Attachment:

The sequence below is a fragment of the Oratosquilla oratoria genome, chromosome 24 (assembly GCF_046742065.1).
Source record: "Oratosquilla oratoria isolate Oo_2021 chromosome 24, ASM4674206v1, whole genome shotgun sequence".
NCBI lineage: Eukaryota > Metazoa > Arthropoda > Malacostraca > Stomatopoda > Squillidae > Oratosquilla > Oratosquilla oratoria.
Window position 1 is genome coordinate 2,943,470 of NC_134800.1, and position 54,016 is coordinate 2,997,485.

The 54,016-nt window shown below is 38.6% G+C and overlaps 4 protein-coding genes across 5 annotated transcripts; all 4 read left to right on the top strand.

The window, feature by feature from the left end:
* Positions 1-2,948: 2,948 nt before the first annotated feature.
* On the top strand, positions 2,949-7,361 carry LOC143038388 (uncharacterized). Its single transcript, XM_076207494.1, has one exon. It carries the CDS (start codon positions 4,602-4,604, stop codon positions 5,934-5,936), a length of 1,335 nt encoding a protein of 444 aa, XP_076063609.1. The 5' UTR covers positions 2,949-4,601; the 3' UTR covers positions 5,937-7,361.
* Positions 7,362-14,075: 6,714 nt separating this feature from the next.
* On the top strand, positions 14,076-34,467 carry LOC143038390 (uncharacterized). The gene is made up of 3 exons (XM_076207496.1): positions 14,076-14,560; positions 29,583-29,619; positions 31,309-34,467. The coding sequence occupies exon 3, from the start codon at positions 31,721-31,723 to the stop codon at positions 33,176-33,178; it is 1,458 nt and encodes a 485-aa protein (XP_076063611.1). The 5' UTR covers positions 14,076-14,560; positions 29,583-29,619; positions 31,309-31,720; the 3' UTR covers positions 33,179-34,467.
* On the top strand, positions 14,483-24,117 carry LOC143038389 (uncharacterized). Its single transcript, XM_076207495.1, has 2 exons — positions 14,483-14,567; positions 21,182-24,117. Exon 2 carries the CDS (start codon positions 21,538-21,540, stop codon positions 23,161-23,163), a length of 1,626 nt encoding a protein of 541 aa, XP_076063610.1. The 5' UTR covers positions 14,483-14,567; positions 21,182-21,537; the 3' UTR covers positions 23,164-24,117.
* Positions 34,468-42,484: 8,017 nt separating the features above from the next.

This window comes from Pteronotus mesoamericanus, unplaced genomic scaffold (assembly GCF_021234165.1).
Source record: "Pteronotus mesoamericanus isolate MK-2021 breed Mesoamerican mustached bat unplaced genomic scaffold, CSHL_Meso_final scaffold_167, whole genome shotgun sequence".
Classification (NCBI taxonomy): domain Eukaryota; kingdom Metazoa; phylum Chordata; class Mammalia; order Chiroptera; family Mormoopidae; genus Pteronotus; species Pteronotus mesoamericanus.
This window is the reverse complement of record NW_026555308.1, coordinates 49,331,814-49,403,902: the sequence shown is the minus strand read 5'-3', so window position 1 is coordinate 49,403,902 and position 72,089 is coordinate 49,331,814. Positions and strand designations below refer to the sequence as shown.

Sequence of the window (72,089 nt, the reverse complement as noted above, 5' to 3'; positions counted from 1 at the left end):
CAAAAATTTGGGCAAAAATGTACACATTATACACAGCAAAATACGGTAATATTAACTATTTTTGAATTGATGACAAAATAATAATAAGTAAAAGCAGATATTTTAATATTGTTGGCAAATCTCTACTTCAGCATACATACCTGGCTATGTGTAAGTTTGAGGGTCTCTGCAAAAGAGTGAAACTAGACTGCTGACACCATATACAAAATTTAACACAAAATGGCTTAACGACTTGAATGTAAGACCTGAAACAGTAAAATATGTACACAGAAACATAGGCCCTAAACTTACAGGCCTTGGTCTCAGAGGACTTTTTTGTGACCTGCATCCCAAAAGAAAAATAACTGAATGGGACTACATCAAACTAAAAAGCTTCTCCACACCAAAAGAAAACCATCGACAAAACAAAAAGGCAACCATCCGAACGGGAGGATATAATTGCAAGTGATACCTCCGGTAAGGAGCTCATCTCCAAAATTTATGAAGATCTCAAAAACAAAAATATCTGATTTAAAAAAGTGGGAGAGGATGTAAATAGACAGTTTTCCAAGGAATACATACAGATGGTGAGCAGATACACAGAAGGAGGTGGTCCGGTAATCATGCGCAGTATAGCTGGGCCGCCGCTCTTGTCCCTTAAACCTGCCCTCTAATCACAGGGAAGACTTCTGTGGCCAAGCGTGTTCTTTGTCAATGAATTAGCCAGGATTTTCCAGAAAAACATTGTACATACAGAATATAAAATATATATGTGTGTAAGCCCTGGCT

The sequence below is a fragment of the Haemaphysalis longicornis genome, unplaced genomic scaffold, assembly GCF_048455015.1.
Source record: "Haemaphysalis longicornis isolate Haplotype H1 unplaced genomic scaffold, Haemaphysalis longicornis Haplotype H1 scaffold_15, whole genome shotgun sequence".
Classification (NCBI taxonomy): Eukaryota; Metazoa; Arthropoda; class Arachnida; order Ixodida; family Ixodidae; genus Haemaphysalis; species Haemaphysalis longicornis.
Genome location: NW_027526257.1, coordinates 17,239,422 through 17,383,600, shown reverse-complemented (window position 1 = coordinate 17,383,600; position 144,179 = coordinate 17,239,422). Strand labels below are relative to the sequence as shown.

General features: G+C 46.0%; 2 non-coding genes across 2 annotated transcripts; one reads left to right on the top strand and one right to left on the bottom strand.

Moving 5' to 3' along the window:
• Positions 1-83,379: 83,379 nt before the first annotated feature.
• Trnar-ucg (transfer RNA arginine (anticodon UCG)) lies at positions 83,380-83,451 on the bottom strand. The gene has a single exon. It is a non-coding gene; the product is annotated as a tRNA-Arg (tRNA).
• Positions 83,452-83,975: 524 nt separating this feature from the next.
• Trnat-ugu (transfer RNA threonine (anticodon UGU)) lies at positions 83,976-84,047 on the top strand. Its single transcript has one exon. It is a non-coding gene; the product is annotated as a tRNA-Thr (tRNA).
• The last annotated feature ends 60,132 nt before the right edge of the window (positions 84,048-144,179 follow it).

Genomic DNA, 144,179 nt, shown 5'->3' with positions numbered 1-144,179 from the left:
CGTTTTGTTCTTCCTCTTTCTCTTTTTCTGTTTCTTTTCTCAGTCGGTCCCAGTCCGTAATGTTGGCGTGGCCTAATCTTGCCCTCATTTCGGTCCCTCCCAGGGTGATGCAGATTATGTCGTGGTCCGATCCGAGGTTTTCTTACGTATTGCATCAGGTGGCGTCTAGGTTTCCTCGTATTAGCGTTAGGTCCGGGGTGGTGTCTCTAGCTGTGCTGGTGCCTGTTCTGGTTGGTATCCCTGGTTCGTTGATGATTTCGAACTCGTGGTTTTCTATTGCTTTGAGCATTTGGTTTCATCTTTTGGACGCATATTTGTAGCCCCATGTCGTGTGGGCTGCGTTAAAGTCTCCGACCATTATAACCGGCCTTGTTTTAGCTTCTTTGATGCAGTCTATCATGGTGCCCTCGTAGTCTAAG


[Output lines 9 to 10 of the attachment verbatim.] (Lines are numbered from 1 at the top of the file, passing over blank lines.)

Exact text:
* Positions 7,362-14,075: 6,714 nt separating this feature from the next.
* On the top strand, positions 14,076-34,467 carry LOC143038390 (uncharacterized). The gene is made up of 3 exons (XM_076207496.1): positions 14,076-14,560; positions 29,583-29,619; positions 31,309-34,467. The coding sequence occupies exon 3, from the start codon at positions 31,721-31,723 to the stop codon at positions 33,176-33,178; it is 1,458 nt and encodes a 485-aa protein (XP_076063611.1). The 5' UTR covers positions 14,076-14,560; positions 29,583-29,619; positions 31,309-31,720; the 3' UTR covers positions 33,179-34,467.